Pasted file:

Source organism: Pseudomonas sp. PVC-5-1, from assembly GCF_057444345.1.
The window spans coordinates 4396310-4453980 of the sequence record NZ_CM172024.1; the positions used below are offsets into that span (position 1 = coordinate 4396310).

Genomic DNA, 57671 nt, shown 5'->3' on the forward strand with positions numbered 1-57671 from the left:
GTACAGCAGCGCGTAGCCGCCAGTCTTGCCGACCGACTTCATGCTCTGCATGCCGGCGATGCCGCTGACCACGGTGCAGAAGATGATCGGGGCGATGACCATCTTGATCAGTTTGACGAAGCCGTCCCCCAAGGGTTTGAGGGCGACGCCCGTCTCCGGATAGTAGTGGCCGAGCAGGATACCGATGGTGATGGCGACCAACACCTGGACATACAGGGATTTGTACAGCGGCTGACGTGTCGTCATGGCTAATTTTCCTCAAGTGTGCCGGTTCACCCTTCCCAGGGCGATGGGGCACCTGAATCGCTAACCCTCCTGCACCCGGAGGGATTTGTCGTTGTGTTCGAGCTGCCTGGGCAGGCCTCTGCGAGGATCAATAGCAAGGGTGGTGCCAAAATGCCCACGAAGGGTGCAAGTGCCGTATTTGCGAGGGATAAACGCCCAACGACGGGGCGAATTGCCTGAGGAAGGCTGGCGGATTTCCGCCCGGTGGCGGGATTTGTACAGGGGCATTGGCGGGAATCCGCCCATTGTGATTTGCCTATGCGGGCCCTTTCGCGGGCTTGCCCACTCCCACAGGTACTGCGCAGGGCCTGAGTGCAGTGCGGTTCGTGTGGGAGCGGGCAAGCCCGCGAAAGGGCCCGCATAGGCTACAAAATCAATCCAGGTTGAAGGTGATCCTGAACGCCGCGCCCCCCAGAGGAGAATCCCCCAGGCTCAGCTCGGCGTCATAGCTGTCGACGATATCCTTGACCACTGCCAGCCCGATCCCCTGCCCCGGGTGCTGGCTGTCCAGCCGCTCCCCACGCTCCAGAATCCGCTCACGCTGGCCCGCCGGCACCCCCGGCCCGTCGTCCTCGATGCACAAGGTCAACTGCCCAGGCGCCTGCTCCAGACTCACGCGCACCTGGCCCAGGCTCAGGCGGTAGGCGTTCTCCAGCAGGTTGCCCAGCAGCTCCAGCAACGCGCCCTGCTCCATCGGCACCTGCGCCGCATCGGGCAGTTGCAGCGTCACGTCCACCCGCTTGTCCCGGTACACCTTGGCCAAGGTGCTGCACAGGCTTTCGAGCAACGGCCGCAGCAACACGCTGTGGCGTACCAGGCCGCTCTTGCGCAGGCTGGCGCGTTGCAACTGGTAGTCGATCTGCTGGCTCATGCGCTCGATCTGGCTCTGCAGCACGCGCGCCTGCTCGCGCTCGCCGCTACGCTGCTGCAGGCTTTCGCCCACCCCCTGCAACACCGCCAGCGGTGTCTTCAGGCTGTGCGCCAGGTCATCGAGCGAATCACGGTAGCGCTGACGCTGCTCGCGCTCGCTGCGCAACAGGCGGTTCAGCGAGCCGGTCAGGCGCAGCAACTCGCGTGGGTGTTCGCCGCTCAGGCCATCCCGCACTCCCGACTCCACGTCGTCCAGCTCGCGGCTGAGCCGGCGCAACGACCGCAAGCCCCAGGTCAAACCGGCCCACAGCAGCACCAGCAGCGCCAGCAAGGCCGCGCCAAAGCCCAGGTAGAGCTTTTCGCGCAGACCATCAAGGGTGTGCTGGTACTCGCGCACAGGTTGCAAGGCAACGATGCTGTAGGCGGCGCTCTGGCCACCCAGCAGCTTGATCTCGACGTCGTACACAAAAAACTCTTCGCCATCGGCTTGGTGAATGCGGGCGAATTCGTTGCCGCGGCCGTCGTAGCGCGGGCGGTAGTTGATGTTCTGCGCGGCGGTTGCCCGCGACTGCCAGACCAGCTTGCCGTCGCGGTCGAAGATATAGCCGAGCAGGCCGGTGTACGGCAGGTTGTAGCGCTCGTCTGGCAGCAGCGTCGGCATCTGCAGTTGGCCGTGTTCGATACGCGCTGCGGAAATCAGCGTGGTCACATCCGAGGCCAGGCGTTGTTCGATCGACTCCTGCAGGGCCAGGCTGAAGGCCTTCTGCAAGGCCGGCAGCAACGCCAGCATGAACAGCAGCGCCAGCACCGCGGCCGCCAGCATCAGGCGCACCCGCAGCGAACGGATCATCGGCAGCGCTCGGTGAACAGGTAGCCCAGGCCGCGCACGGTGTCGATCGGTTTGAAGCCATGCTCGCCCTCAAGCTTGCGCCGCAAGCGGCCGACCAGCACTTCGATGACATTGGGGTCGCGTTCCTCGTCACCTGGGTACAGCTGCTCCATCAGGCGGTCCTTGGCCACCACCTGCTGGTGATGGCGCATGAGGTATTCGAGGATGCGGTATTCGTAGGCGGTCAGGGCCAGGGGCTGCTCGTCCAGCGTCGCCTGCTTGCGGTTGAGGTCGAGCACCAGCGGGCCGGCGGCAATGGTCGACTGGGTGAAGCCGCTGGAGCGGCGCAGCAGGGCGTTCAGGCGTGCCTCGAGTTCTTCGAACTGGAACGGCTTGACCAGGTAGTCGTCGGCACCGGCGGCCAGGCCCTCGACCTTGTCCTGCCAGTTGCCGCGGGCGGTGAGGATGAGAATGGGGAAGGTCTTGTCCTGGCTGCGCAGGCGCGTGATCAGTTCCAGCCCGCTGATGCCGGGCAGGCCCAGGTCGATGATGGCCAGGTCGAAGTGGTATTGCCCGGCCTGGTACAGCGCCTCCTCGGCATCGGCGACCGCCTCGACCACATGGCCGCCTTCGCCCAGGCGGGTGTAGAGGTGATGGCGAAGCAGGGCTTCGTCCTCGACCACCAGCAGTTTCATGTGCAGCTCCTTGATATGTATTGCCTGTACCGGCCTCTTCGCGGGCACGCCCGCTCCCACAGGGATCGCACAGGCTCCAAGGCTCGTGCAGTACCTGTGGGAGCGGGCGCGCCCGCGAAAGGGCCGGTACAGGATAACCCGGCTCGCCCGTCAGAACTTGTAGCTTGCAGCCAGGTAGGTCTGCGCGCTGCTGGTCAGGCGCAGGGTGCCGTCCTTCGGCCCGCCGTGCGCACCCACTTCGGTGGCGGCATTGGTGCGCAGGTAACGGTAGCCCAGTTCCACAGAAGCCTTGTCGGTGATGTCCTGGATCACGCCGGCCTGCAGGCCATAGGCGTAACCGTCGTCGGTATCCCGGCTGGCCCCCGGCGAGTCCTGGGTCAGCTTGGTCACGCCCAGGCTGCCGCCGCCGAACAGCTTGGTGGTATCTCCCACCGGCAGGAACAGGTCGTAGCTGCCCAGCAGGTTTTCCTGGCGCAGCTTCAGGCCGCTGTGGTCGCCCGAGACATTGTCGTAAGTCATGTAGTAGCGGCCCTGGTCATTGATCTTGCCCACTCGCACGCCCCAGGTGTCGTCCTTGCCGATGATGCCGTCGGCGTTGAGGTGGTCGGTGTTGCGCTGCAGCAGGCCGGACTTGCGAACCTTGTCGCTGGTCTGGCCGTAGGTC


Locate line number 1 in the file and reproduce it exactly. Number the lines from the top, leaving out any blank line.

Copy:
Source organism: Pseudomonas sp. PVC-5-1, from assembly GCF_057444345.1.